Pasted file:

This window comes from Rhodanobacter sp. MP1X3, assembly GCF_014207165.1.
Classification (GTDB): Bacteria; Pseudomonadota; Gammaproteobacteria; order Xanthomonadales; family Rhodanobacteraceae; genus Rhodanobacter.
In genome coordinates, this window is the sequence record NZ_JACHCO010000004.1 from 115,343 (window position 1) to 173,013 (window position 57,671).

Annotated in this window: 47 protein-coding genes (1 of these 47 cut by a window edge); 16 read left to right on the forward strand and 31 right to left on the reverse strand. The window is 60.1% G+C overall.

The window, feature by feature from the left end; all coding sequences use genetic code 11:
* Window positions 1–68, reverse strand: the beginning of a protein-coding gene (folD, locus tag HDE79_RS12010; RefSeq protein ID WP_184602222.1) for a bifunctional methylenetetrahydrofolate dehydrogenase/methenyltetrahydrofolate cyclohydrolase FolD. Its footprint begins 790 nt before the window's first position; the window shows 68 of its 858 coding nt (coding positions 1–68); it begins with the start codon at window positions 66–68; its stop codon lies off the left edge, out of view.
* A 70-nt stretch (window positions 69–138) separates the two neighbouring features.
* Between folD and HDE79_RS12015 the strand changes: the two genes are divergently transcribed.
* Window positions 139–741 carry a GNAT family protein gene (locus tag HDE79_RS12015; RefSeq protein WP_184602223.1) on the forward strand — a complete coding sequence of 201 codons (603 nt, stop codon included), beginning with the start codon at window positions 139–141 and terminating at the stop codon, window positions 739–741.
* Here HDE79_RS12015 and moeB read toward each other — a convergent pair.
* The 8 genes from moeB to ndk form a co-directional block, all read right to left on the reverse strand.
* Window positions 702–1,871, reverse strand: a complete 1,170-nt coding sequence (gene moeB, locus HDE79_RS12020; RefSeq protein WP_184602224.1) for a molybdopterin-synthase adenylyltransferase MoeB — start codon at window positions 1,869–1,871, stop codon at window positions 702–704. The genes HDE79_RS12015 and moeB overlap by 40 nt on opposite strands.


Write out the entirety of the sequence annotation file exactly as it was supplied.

This window comes from Rhodanobacter sp. MP1X3, assembly GCF_014207165.1.
Classification (GTDB): Bacteria; Pseudomonadota; Gammaproteobacteria; order Xanthomonadales; family Rhodanobacteraceae; genus Rhodanobacter.
In genome coordinates, this window is the sequence record NZ_JACHCO010000004.1 from 115,343 (window position 1) to 173,013 (window position 57,671).

Annotated in this window: 47 protein-coding genes (1 of these 47 cut by a window edge); 16 read left to right on the forward strand and 31 right to left on the reverse strand. The window is 60.1% G+C overall.

The window, feature by feature from the left end; all coding sequences use genetic code 11:
* Window positions 1–68, reverse strand: the beginning of a protein-coding gene (folD, locus tag HDE79_RS12010; RefSeq protein ID WP_184602222.1) for a bifunctional methylenetetrahydrofolate dehydrogenase/methenyltetrahydrofolate cyclohydrolase FolD. Its footprint begins 790 nt before the window's first position; the window shows 68 of its 858 coding nt (coding positions 1–68); it begins with the start codon at window positions 66–68; its stop codon lies off the left edge, out of view.
* A 70-nt stretch (window positions 69–138) separates the two neighbouring features.
* Between folD and HDE79_RS12015 the strand changes: the two genes are divergently transcribed.
* Window positions 139–741 carry a GNAT family protein gene (locus tag HDE79_RS12015; RefSeq protein WP_184602223.1) on the forward strand — a complete coding sequence of 201 codons (603 nt, stop codon included), beginning with the start codon at window positions 139–141 and terminating at the stop codon, window positions 739–741.
* Here HDE79_RS12015 and moeB read toward each other — a convergent pair.
* The 8 genes from moeB to ndk form a co-directional block, all read right to left on the reverse strand.
* Window positions 702–1,871, reverse strand: a complete 1,170-nt coding sequence (gene moeB, locus HDE79_RS12020; RefSeq protein WP_184602224.1) for a molybdopterin-synthase adenylyltransferase MoeB — start codon at window positions 1,869–1,871, stop codon at window positions 702–704. The genes HDE79_RS12015 and moeB overlap by 40 nt on opposite strands.